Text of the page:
American Jewish Congress Opposes Iran Deal
“The burden of preventing Iran from acquiring a nuclear weapon must not be passed on to our children and grandchildren.” — AJCongress President Jack Rosen
After careful and deliberate consideration, American Jewish Congress (AJCongress) President Jack Rosen issued the following statement regarding the Iran deal:
“The Executive Board of the American Jewish Congress has come to the decision that the agreement reached by the P5+1 nations with Iran is fundamentally flawed and should be rejected by the United States Congress.
“We have read the agreement, and listened closely to the arguments made by President Obama, Vice President Biden, Secretaries Kerry and Muniz and others in the Administration. We are persuaded that the negotiating team worked tirelessly to try to achieve a deal that would serve the best interests of the United States and its allies. We recognize that no deal is perfect, and the Administration has taken great pains to try to narrow Iran's ability to acquire nuclear weapons.
“However, success depends, in part, on the ability of the International Atomic Energy Agency to perform robust and intrusive inspections on all Iranian facilities in a timely and comprehensive manner. We do not believe the agreement lives up to that requirement.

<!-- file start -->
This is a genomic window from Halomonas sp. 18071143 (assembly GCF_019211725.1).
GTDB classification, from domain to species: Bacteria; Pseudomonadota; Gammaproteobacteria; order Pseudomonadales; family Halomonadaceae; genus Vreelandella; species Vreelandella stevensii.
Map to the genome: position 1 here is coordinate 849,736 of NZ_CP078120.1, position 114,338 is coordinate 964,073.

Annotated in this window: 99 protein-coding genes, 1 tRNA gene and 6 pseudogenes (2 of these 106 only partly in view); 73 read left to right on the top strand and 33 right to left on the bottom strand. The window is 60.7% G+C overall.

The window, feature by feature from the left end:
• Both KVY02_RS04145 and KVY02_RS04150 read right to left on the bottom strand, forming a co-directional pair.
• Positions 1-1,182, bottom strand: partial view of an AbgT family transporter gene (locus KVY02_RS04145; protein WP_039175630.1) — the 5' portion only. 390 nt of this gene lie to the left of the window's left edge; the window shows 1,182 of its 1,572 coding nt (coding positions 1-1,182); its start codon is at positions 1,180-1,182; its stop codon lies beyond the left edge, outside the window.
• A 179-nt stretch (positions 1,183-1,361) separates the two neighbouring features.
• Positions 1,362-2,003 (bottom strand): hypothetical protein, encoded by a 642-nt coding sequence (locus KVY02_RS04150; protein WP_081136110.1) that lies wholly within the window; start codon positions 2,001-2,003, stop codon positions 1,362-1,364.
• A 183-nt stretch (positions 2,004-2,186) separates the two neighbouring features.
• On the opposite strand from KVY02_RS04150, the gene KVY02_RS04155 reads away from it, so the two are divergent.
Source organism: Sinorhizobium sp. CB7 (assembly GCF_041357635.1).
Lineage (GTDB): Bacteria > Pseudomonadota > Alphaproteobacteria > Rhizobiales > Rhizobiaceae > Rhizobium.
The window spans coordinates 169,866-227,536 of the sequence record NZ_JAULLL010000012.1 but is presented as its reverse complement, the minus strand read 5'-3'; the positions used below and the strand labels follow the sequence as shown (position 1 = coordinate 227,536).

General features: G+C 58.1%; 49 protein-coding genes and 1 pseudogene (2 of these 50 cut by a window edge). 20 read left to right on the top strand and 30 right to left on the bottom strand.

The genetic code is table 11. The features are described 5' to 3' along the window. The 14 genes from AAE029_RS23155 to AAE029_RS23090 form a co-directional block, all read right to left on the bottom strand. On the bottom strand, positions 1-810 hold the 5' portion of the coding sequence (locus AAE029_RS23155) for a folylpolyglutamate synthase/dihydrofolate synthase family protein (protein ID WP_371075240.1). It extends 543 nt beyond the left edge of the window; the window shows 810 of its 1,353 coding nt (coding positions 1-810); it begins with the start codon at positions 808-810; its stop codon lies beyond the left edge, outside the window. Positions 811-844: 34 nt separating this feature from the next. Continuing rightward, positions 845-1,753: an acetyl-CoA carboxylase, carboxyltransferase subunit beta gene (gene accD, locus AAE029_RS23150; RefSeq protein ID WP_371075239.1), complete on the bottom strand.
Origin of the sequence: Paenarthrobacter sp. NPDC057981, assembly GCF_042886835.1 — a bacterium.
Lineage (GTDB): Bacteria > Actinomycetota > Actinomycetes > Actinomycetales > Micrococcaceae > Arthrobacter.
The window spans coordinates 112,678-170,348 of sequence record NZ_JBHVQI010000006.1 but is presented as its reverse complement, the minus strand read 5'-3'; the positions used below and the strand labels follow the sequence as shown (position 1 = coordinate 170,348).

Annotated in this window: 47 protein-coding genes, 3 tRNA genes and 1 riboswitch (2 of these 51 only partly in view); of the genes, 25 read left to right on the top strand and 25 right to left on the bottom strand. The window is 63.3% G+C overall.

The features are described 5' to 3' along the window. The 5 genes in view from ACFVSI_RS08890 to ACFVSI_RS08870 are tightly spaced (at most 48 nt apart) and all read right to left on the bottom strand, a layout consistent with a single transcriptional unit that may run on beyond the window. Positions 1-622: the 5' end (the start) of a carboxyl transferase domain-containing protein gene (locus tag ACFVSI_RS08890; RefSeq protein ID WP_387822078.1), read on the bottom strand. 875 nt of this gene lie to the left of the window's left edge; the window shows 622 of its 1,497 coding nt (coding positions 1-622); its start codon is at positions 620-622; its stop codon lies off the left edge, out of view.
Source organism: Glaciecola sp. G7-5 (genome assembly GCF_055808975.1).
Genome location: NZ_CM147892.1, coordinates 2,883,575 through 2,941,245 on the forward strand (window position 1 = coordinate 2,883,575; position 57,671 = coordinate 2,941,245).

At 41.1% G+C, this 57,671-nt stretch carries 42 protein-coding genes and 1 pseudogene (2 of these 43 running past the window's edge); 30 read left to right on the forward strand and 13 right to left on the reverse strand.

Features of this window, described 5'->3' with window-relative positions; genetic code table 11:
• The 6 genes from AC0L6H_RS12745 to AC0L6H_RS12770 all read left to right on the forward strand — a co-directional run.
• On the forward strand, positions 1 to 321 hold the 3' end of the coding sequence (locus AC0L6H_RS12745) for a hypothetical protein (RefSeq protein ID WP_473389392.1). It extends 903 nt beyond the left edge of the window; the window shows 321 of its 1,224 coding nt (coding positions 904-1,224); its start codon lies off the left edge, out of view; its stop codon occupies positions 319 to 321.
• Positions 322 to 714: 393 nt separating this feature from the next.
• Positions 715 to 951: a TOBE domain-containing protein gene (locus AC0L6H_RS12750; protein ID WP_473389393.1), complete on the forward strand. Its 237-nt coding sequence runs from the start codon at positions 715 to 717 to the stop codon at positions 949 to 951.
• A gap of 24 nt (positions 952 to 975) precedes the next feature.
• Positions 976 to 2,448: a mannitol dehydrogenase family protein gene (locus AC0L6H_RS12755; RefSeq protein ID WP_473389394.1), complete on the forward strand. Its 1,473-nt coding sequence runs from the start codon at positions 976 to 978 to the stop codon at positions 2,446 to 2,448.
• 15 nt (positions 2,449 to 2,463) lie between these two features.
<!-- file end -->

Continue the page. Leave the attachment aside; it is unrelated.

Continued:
“President Obama's stated aim—at the beginning of his presidency, during the negotiations, and after the agreement was signed—was to prevent every conceivable pathway for Iran to develop nuclear weapons. Yet, the President conceded in an interview that even in the unlikely event that Iran faithfully lives up to every obligation in the Agreement, the deal has a life expectancy of somewhere between 10-15 years, after which it would be in a position to make a dash toward nuclear capability.
“In other words, the U.S. is willing to say to children in elementary school today that by the time they reach college, they may be living in a world where the regime of the Ayatollahs, which continues to denounce the United States as its mortal enemy even after concluding the Agreement, may well be a nuclear country.
“Unfortunately, it no longer can be said that the U.S. has erected a roadblock to every avenue Iran might use to become a nuclear power.
“The American Jewish Congress is deeply concerned that the national security interests of the United States will be compromised by this agreement, and that the safety and security of Israel may be jeopardized by those who loudly proclaim to the world their desire to destroy and eliminate the Jewish state.”